Source Pravda.Ru

Bush calls for $1.2 billion to cut malaria deaths, Africa calls for DDT

As malaria death rates rise in Africa and other parts of the third world, some Africans are demanding change. One thing they want is to be able to use DDT, or at least a reliable alternative. The U.S. offers money.

President George W. Bush on Thursday called for a $1.2 billion (Ђ1 billion) U.S. effort to cut deaths from malaria in Africa in half over five years, part of a range of new initiatives targeted at the continent's problems, reports AP.

"We know that large-scale action can defeat this disease in whole regions and the world must take action," Bush said in a wide-ranging speech on his Africa policy. "Together we can lift this threat and defeat this fear across the African continent."

President Bush told The Times of London, the U.S. government had a "great record" on Africa and was ready to do more for the continent, but did not provide specifics on what commitments, if any, he would make, notices AllHeadlineNews.com.

An American reader at The Telegraph’s forum supposed, that “when Bush talks about "smart aid," he means he wants something in return.”

The announcements about the aid to Africa came as Bush prepares to travel to Scotland next week for a meeting of Group of Eight - the world's seven major industrial democracies and Russia - that will focus on Africa.

Malaria is one of the top killers in Africa, and most of its victims are children. The ancient mosquito-borne disease infects as many as 400 million people worldwide, killing 1 million a year.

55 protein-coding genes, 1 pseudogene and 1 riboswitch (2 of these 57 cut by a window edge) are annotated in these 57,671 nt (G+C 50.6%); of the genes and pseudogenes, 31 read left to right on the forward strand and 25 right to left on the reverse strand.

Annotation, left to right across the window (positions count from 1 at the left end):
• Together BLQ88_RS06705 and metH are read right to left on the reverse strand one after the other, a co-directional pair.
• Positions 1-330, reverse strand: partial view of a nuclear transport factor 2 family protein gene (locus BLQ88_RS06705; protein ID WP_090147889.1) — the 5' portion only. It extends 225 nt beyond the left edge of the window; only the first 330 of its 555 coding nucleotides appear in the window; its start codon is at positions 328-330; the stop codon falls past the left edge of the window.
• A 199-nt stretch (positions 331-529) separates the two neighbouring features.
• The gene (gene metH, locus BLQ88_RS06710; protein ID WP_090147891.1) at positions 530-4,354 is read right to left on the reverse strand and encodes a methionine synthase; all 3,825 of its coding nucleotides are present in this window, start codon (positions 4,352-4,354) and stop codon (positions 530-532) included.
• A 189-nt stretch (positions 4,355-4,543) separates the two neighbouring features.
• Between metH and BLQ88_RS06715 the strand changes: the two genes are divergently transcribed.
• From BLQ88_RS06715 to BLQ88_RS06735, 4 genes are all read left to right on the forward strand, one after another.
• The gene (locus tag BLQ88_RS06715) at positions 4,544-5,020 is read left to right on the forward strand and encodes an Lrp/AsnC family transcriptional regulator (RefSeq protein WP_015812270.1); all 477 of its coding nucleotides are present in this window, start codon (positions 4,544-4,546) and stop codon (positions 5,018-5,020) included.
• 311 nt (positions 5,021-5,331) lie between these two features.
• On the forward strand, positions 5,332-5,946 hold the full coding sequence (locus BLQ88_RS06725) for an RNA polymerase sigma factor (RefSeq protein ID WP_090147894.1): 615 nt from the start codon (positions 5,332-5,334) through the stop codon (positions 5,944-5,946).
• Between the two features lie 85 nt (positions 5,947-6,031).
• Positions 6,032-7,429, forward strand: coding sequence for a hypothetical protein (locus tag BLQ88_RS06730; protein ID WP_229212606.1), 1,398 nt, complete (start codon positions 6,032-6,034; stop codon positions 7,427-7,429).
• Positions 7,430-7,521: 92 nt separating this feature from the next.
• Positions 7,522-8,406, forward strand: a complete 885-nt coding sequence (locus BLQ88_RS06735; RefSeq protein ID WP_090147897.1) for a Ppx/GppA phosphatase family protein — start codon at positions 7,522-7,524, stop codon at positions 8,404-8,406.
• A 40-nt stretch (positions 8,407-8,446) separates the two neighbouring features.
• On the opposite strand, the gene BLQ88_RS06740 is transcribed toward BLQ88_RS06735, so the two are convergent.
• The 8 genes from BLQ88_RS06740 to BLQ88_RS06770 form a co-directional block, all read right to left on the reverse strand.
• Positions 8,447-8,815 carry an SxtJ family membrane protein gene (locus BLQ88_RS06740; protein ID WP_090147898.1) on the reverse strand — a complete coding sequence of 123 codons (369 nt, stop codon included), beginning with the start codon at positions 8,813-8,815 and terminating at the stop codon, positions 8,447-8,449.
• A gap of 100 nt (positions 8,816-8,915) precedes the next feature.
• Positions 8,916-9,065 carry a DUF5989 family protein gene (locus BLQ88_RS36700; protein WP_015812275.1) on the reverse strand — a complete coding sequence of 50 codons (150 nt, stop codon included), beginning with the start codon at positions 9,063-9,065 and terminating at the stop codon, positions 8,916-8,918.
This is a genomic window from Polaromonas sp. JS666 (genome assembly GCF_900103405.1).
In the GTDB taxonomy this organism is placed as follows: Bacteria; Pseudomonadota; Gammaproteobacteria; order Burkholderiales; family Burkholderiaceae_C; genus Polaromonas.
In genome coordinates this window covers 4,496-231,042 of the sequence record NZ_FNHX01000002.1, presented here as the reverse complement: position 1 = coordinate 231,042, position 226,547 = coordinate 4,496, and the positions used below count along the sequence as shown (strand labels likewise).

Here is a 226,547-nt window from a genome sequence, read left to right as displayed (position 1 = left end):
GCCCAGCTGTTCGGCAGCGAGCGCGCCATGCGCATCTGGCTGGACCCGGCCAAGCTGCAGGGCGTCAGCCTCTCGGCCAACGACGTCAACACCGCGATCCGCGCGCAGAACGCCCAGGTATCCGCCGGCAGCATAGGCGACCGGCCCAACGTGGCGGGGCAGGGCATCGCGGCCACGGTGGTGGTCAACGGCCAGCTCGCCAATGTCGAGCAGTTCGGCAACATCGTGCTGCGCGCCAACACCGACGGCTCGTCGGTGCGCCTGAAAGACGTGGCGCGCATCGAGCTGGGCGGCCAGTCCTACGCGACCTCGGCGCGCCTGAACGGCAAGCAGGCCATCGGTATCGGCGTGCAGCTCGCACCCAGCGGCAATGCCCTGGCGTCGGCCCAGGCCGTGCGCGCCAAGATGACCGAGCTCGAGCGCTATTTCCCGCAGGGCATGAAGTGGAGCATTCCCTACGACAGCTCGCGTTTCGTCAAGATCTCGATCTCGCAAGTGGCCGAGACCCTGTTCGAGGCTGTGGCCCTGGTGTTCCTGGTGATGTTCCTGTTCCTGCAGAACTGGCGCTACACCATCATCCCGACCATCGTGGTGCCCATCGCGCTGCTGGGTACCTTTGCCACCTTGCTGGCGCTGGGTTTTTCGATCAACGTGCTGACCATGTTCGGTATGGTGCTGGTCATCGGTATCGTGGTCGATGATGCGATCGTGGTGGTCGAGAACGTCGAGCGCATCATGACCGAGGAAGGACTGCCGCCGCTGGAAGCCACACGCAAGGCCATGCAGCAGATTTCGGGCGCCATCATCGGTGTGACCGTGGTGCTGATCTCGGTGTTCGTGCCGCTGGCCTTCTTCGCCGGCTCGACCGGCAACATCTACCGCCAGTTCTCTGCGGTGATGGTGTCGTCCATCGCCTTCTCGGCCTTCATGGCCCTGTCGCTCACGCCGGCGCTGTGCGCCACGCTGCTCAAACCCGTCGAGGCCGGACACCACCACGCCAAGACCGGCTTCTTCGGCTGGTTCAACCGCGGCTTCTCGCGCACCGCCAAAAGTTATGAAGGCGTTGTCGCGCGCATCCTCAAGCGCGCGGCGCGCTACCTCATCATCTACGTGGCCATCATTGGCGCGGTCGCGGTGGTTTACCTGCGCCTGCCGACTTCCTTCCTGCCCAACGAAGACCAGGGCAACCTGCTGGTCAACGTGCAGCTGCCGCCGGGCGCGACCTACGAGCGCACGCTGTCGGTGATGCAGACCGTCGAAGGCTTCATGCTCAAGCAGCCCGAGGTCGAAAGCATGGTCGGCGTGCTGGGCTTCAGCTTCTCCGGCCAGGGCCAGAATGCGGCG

The malaria initiative aims to provide tens of millions to Tanzania, Uganda and Angola in the first year, adding at least four more countries in 2007 and at least five more in 2008 for an eventual total spending of $1.2 billion (Ђ1 billion), Bush said. The U.S. president said his proposal would eventually cover 175 million people in 15 nations most affected by the disease.

Because the disease is highly preventable, the money will pay for approaches such as providing insecticide-treated sleeping nets, encouraging greater use of insecticides indoors and financing a new generation of anti-malarial drugs. As resistance to other anti-malarial drugs has grown, the World Health Organization has recommended the use of artemisinin-based combination drug treatments to fight the disease.